strategic weapon in the battle between telecommunications operators. One of their major
initiatives was to reduce data inconsistency and share information more effectively across
business areas by implementing corporate-wide standards for information management
After an extensive evaluation, the selected software
included BusinessObjects, for retrieving and analyzing
data, Oracle Applications for finance, PeopleSoft CRM
and Genesys for CRM, PeopleSoft HR for human
resources, WebMethods for enterprise application
integration, and Documentum for document
The two most important factors that influenced the
decision to choose Business Objects products were the
high level of penetration within the company and high
end-user satisfaction. More than 140 BusinessObjectsbased
projects were already up and running and most
users in the company were already familiar with the
software. The company selected Business Objects as its corporate BI standard and signed
a corporate contract for 70,000 licenses to be deployed across all business areas: human
resources, finance management, marketing, sales, and networks.
"To win new customers and develop
loyalty, we now base our action on a
business intelligence process in which
BI plays the key role of retrieving and
analyzing data in our corporate
resources. Today, the company has
130,000 PCs, nearly half of which will
soon be running BI software."
Director of Operations, Customer
Relations Information Systems,
Implementing a BI Competency Center
Once the decision was made to standardize around a software package, the key to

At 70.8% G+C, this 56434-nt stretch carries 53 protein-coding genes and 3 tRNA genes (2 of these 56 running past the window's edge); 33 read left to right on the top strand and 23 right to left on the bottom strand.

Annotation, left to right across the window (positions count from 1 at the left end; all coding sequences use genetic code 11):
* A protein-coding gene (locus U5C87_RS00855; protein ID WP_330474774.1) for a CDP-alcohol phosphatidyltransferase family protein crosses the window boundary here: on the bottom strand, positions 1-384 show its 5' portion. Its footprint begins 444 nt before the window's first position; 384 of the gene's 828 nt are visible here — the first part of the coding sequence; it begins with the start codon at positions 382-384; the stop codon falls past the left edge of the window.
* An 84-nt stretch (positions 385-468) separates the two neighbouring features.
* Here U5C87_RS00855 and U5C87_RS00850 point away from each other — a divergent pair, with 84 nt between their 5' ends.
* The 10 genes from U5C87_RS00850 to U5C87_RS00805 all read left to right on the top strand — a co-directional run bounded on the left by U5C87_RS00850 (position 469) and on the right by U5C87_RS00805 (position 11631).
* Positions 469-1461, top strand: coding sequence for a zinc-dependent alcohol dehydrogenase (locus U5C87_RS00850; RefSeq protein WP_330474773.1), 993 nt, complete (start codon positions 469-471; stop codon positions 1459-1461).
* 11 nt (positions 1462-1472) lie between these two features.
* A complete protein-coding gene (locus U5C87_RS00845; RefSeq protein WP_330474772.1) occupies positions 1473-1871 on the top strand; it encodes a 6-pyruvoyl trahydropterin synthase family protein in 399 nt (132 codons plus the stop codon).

making that standardization successful lay in the quality of support that was given to
both project managers and end users. A four-person BI competency center was created,
responsible for overseeing business intelligence implementations.
The competency center supports users and maintains the consistency of projects
involving BI, and it ensures that each of the different teams share best
team's tasks include consulting and development, support, negotiations and license
management. As a result, the center gradually built up a complete BI knowledge base,
detected the most common problems, and can now respond promptly by taking
corrective action in the form of further training or calling on the BI vendors.
Benefits and Lessons Learned
Two key lessons were learned during the project: the need for pragmatism and strong
communications. Pragmatically leveraging the existing 140 BI deployments implemented
across the company, and the related high satisfaction rate, dramatically increased the
chance of success of the BI standardization project. And strong communications were
required to convince the business areas that the project
was useful and represented an opportunity for them.
France Telecom now has a standard environment that
covers all its BI needs. Having a global standard enabled
savings on license fees, now accrued at the corporate level
rather than for each project. The choice of a single BI
framework enabled a substantial reduction in user
training and support costs. Professional development
became easier because the tools are the same for all
business areas, and applications became easier to deploy,
upgrade, and maintain, saving time and money.
"We weren't going to force a standard
solution if there was a compelling
reason for not using it. Our BI choice
matched a very genuine business need.
The software penetration rate within
our company was already very high,
and so was the level of user satisfaction,
so the choice was easy."
Director of Decision Support
Information Systems, France Telecom
Choosing Business Objects as a Standard
For over a decade, Business Objects has focused on the needs of organizations
standardizing on enterprisewide business intelligence. Reasons to consider Business
Objects as your BI standardization partner include:
The Number One in the Industry